Comics through Time: A History of Icons, Idols, and Ideas [4 volumes]: A History of Icons, Idols, and Ideas

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M. Keith Booker
ABC-CLIO, Oct 28, 2014 - Social Science - 1921 pages
2 Reviews

Comics and graphic novels have recently become big business, serving as the inspiration for blockbuster Hollywood movies such as the Iron Man series of films and the hit television drama The Walking Dead. But comics have been popular throughout the 20th century despite the significant effects of the restrictions of the Comics Code in place from the 1950s through 1970s, which prohibited the depiction of zombies and use of the word "horror," among many other rules. Comics through Time: A History of Icons, Idols, and Ideas provides students and general readers a one-stop resource for researching topics, genres, works, and artists of comic books, comic strips, and graphic novels.

The comprehensive and broad coverage of this set is organized chronologically by volume. Volume 1 covers 1960 and earlier; Volume 2 covers 1960–1980; Volume 3 covers 1980–1995; and Volume 4 covers 1995 to the present. The chronological divisions give readers a sense of the evolution of comics within the larger contexts of American culture and history. The alphabetically arranged entries in each volume address topics such as comics publishing, characters, imprints, genres, themes, titles, artists, writers, and more. While special attention is paid to American comics, the entries also include coverage of British, Japanese, and European comics that have influenced illustrated storytelling of the United States or are of special interest to American readers.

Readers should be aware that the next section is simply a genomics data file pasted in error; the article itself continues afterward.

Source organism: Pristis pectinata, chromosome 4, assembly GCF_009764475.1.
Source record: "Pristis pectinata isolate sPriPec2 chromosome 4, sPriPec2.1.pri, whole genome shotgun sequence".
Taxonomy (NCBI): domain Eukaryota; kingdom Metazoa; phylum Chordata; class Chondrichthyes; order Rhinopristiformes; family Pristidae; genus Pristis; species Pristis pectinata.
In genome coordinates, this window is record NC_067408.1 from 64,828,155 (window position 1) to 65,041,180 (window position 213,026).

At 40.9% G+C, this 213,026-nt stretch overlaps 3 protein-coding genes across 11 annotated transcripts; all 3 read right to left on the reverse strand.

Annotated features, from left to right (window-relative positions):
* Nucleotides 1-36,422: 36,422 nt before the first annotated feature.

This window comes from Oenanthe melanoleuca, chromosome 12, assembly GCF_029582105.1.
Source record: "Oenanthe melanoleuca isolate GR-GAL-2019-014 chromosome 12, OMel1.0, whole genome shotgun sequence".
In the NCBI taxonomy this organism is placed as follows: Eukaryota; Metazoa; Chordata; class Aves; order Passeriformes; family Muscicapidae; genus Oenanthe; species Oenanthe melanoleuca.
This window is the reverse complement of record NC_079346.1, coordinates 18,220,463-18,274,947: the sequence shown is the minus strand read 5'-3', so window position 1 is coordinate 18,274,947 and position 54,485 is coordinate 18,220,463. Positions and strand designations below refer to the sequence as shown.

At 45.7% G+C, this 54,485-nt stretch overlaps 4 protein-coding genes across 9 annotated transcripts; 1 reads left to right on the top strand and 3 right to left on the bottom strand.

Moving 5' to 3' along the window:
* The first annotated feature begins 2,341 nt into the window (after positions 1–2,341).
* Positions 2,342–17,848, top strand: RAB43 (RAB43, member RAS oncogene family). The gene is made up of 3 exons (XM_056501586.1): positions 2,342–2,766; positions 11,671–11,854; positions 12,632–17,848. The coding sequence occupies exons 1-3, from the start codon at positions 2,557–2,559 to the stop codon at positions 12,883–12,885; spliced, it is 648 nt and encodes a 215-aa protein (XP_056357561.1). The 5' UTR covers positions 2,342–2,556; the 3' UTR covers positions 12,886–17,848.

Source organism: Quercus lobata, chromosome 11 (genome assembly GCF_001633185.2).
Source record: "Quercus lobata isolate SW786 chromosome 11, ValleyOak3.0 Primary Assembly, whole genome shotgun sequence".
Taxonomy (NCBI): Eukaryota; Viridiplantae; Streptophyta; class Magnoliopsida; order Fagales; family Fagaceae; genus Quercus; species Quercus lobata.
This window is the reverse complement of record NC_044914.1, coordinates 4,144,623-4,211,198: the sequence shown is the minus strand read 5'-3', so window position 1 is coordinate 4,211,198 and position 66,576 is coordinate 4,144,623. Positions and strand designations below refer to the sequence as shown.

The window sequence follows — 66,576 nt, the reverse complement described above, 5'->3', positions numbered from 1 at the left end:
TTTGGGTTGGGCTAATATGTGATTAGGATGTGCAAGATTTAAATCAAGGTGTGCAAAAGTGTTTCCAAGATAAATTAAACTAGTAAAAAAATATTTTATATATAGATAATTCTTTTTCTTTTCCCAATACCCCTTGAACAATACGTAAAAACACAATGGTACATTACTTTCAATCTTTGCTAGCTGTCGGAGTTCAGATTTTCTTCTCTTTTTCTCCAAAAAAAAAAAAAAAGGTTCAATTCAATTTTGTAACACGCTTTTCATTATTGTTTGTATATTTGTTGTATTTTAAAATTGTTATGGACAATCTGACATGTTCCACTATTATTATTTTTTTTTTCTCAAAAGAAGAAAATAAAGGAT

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I only read a very small part of this work on line, but the three excerpts I read were sufficiently erroneous that I would not invest in this book. It wrongly attributes MAD Magazine's famous parody of The Godfather to Jack Davis when Davis had nothing to do with it, it was drawn by Mort Drucker. It credits Al Feldstein with hiring Drucker, when the story of Nick Meglin's discovery of Drucker is well known to MAD fans.
I spotted these errors because I happen to know about MAD Magazine; I would be reluctant to rely on this book to educate in areas where I am not expert
 

Contents

Volume 2
iii
Volume 3
iii
Volume 4
iii
Glossary
1853
Selected Bibliography
1859
About the Contributors
1863
Index
1881
Copyright

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About the author (2014)

M. Keith Booker is professor of English and director of the Program in Comparative Literature and Cultural Studies at the University of Arkansas.

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